Author Topic: television antennas  (Read 3049 times)

Offline jdr

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television antennas
« on: November 04, 2006, 12:23:50 AM »
Is anyone using a good roof mounted tv antenna that isn't to obtrusive. Trying not to make my 9 roof look like a porcupine. I am also in need of a MCI9 steering wheel.

Dallas

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Re: television antennas
« Reply #1 on: November 04, 2006, 05:01:22 AM »
JDR,

After many years and hundreds and hundreds of dollars in Wineguard crank up antennae, round antennae, omini, batwing, and almost every type imaginable, We have found that a $2 pair of rabbit ears from your local flea market or Dollar Store worked better.

We've even used the so called "signal boosters" to no avail.

Just ask Gary LaBombard how well rabbit ears work on his S&S he was really surprised!

IHTH
Dallas
« Last Edit: November 04, 2006, 06:05:31 AM by Dallas »

Ace

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Re: television antennas
« Reply #2 on: November 04, 2006, 05:54:33 AM »
In agreement about the 2 buck rabbit ears BUT it does really depend on where you are at for them to work. I have been places where satelite ONLY would work and rabbit ears were just along for the ride. Also rabbit ears are usally only good for local stations and if your out away from a city then reception won't be that good!

IMHO

Ace

Dreamscape

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Re: television antennas
« Reply #3 on: November 04, 2006, 06:48:08 AM »
I have an old boomerang type on my coach. It seems to work fine and you barely see it. I get around 5 channels here in Los Angeles area.


Besides I think it looks cool.

Paul

Offline Brian Diehl

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Re: television antennas
« Reply #4 on: November 04, 2006, 07:39:47 AM »
I have the Wineguard crank up antenna on our bus.  The antenna along with the built in amplifier do amazing things with weak channels.  I have never had any reason to be dissapointed with this setup. 

Offline TomC

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Re: television antennas
« Reply #5 on: November 04, 2006, 08:27:19 AM »
I also have the Wineguard crank up bat wing antenna.  I've been very pleased with this setup and was able to pull in a couple of stations even at the Caverns.  The only bad thing is that I've gone through three of them since my warehouse door opening is shorter than the bat wing is tall.  Needless to say, I have one of those red flags I clip to my air horn chain to prevent this from happening (also have gone down the road with it still up!).  The nice thing about this setup is that you can upgrade to the satellite antenna that would replace the straight TV antenna.  Good Luck, TomC
Tom & Donna Christman. '77 AMGeneral 10240B; 8V-71TATAIC V730.

Offline Len Silva

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Re: television antennas
« Reply #6 on: November 04, 2006, 08:50:32 AM »
I also have the Wineguard crank up bat wing antenna.  I've been very pleased with this setup and was able to pull in a couple of stations even at the Caverns.  The only bad thing is that I've gone through three of them since my warehouse door opening is shorter than the bat wing is tall.  Needless to say, I have one of those red flags I clip to my air horn chain to prevent this from happening (also have gone down the road with it still up!).  The nice thing about this setup is that you can upgrade to the satellite antenna that would replace the straight TV antenna.  Good Luck, TomC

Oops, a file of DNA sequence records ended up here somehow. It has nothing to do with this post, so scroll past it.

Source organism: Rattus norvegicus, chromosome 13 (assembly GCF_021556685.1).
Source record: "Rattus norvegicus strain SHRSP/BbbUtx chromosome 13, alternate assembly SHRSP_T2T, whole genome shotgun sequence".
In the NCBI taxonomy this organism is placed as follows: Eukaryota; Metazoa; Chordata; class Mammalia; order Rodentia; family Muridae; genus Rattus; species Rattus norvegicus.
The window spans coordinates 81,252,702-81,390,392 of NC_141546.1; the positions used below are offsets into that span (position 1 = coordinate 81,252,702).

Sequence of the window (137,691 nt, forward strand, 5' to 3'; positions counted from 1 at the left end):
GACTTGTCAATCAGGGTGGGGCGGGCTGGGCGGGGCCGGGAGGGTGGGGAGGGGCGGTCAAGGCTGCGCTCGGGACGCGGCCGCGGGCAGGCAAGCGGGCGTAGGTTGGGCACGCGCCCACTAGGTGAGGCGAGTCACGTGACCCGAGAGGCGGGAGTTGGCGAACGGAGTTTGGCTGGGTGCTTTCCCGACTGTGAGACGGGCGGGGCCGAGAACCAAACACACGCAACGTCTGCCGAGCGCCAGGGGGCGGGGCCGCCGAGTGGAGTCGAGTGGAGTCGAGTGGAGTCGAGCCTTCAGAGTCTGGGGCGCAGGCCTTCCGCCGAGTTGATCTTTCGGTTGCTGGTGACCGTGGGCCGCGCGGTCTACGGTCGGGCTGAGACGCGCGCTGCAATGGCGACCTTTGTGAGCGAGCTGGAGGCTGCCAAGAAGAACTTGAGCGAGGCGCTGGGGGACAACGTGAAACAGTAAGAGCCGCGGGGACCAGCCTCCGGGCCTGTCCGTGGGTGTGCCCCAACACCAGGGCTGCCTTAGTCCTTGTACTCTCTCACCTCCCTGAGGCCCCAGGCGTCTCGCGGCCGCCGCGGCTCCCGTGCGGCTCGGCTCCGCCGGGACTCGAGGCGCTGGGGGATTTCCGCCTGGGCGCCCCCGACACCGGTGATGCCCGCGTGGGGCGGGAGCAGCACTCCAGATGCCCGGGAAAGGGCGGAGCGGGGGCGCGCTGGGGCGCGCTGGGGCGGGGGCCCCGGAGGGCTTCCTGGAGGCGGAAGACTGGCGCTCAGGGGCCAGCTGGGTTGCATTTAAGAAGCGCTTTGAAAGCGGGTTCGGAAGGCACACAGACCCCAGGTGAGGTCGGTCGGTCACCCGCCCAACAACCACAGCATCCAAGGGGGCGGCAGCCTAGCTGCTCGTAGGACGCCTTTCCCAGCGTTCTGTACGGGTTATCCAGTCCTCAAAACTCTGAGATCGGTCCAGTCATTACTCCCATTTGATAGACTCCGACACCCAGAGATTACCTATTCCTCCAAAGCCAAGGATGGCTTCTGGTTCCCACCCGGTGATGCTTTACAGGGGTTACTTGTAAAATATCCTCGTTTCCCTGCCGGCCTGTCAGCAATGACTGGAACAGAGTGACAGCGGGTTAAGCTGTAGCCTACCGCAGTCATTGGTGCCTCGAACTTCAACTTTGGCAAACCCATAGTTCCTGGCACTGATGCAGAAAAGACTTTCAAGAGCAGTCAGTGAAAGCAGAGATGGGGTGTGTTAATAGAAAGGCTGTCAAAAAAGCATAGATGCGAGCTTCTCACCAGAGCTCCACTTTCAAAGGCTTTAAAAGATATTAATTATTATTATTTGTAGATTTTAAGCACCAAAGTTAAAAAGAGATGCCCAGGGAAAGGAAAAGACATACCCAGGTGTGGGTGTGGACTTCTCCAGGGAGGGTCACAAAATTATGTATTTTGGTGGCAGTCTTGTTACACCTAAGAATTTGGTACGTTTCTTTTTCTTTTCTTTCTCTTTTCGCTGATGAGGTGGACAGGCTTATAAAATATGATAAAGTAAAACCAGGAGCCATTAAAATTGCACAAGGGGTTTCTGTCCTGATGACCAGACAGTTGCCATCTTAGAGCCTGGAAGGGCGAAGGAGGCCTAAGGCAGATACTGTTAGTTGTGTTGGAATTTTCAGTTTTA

It's pretty easy to wire up an alarm for the antenna using a magnetic alarm switch or a mercury switch.  Wire it through the start circuit so it will alarm if the antenna is up and the run switch is on.

Personally, I could use an alarm on the antenna, satellite, power cable, water hose, sewer line, jacks, etc. CRS is a bitch.

Len

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Offline DrivingMissLazy

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Re: television antennas
« Reply #7 on: November 04, 2006, 08:50:45 AM »
My experience with the TV antennas was that generally I was camped somewhere where I could not generally receive more than one or two stations, and many times not even that.

I ended up putting up a satellite antenna that would automatically lock on to the satellite. That was always good unless i was parked under trees that sometimes blocked the satellite antenna also. I then got a portable antenna and base that I could set up away from the trees that would allow me to get a signal. That solved the problem completely. Since I had satellite TV at home I only had to pay for it one time. I just moved the receiver from the home to the bus. Eventually I got another receiver and then only had to move the card.
Richard
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Offline Hartley

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Re: television antennas
« Reply #8 on: November 04, 2006, 04:24:12 PM »
Is anyone using a good roof mounted tv antenna that isn't to obtrusive. Trying not to make my 9 roof look like a porcupine. I am also in need of a MCI9 steering wheel.

I  installed a refurbished King Dome satellite antenna on my MC9 and with the exception that it is a manual hunt for a satellite and trees tend to block signals at times I like it.

As for the steering wheel.... Dou you want a stock original 20" or something like the VIP 18" that I installed?
You can order a wheel from VIP or IBP but you must know exactly the shaft diameter and number of splines
on you current wheel.

My 83 MC9 is a 1" shaft @ 36 spline. Yours might be the same or could be different. That's why you need to measure.
The plan on parting with almost $200 for a wheel.

I love mine, Makes the bus drive much easier.
Never take a knife to a gunfight!